The Simple Son


When I was in college in New Hampshire, the pastor of anearby church asked our Hillel rabbi to send over a Jewish student who couldhelp his parishioners learn about Passover. I volunteered.For all the fuzzy, feel-good reasons that a liberal arts education supplies inabundance, I felt it was important to teach others about my faith and culture.

Plus, I figured, I actually knew something about Passover.Like most American Jews, I had grown up oblivious to most aspects of my faithexcept the rabbi’s High Holiday sermons, Chanukah and the seder. For me,Passover was a good time, full of food, family, laughing — of course the peopleof Lebanon, N.H., should experience it.

I went to the local small grocery store to buy matzah. Theelderly woman who ran the place listened as I described the flat, unleavenedbread. She said she knew just what I talking about, then guided me back to theRyKrisp. I told her that wouldn’t do, because it’s made with yeast. “You saidflat,” she said. “It’s flat.” I bought several packs.

The pastor and I spoke by phone. His church was going tosupply the festive meal, he said. I mentioned wine. There was a pause. “Willapple juice work?” he asked. Alcohol was forbidden at church functions. Sure, Isaid, apple juice.

The night of the seder, the rabbi gave me a shank bone, apiece of celery, a roasted egg and his car, and I drove, for the first time,through a snowstorm. Somewhere between Hanover and Lebanon, the snow built upunder my rear tires, and I got the funny feeling the back of the car was goingoff in a direction all its own. I skidded off the road into a snow-filledculvert. The car was unscathed, as was I, and the first set of headlights Iwaved down was a four-wheel drive pickup with a winch and hook.

The church was in a plain, working-class neighborhood. Thebasement was set up with rows of long tables, and every seat was full. Thesewere the people who cleaned and served at my fancy college town and on campus,but who seemed to vanish once the sun set. If I was their first Jew, they weremy first crowd of Christians.

When I asked how many people were familiar with the story ofthe Exodus, every hand went up. It was clear to me that these people believedin the Bible as deeply as I doubted it. I was a dilettante missionary preachingto the seriously faithful. I told them, proudly, that the Passover seder is atime to ask questions and engage in debate, but no one did. Removed from myfamily’s festive table, at which just being together was enough to invest aholiday with meaning, I didn’t know enough about the holiday to give itmeaning. The words of the haggadah were lifeless in my mouth.

We blessed the four cups of apple juice and the RyKrisp, andthen, finally, arrived at the festive meal. The women rose and unveiled sheetcakes, Jell-O molds and huge bowls of macaroni salad, liverwurst and ham salad.The pastor apologized for all the pork. I explained that, actually, pasta wasalso forbidden on Passover. “Why?” a woman asked. I turned to see it was theelderly woman who ran the local grocery store — the RyKrisp lady — standingthere, dressed in her church clothes. “Macaroni doesn’t have yeast in it,” shesaid. I searched my limited Jewish knowledge for an easy and convincing answer.In the meantime, I stammered. It hadn’t occurred to me when I encouraged peopleto ask questions that I’d actually have to answer them. Back at her store, Isaid the woman’s crackers weren’t right because they had yeast; now I wassaying the macaroni wasn’t right, but it had no yeast. The woman seemed to besizing me up: Was I a liar? Was I difficult? Was I an idiot? Do these peoplemake it up as they go along?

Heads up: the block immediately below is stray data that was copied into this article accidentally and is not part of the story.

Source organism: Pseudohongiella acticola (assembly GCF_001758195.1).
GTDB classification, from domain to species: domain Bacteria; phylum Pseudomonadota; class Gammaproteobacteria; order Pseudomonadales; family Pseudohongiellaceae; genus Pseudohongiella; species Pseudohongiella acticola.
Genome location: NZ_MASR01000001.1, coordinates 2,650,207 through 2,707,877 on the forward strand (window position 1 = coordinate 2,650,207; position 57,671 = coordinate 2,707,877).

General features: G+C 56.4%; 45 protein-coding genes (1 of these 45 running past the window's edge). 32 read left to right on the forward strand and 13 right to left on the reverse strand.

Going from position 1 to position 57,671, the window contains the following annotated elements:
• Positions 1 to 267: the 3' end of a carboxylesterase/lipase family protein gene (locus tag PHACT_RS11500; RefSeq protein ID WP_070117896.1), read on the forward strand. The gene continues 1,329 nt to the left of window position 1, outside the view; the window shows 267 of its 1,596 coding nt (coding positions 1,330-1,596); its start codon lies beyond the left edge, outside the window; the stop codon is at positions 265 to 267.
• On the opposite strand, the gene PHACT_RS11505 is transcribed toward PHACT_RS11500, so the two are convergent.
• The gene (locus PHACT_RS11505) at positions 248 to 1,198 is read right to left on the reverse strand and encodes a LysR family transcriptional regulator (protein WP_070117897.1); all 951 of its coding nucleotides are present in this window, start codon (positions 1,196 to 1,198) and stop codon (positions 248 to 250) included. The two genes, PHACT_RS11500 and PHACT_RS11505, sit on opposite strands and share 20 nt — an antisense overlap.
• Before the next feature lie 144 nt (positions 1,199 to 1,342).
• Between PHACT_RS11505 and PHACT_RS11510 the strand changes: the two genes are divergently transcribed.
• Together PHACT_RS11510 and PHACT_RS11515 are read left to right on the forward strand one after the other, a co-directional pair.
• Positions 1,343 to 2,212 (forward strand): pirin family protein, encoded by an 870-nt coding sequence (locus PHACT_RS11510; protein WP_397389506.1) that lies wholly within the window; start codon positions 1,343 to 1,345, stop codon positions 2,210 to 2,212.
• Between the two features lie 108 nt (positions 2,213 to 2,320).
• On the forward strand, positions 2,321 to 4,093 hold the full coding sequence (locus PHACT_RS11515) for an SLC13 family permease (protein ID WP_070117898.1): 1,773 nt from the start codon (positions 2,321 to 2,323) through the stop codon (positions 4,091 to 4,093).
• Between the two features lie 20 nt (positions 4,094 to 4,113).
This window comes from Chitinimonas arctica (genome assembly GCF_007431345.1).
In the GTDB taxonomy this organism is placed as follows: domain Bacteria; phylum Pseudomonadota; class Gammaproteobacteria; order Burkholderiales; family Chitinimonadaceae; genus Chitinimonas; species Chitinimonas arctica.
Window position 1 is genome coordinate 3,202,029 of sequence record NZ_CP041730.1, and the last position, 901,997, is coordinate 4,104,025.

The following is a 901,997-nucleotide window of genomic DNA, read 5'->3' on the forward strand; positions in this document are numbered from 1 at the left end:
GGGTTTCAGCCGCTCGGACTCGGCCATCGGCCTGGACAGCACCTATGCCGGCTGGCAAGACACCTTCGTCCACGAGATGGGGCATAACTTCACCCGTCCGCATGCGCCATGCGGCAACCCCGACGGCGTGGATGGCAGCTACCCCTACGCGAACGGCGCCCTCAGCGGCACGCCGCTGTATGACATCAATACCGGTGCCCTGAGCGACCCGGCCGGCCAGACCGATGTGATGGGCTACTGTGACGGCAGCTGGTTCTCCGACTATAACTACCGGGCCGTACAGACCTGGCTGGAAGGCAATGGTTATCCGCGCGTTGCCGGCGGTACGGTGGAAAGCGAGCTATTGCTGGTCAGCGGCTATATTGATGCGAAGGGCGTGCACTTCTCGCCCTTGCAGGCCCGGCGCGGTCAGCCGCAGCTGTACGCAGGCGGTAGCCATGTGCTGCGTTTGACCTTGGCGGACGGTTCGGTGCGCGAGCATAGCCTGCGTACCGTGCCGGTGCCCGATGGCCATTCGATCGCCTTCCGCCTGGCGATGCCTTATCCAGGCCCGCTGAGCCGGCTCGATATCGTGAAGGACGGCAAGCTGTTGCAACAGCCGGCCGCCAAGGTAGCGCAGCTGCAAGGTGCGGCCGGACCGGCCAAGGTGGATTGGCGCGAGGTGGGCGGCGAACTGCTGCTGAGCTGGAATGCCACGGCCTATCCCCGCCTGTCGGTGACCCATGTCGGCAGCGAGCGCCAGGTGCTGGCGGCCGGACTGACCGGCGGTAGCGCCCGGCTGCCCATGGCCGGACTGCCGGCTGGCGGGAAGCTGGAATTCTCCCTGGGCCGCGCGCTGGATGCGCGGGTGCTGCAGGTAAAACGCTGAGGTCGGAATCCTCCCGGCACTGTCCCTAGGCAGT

The woman had no more use for me and moved away. After a bitI thanked the pastor and excused myself to return to campus. The rabbi waswaiting up when I dropped his car off. He figured I’d have problems drivingsince he had already exchanged his snow tires for his regular ones. “Imanaged,” I said.

Then he asked how the seder went. I said, “I managed.”

My big moment to contribute to cross-cultural understanding,to bring the peoples of the earth closer together, and all I had done was offera dull reading and contradict myself. My only comfort was having proved to theChristians of Lebanon, N.H., that Jews could not possibly be smart enough to controlthe media or take over the world.

But the evening was my revelation. I decided it was time toget serious about learning about my heritage, thinking through my faith,challenging my ignorance. Even if my tradition couldn’t be mastered, itdeserved more than just being managed. Being Jewish was a pale imitation oflearning Judaism, and it was time for me to begin.

Happy Passover.  

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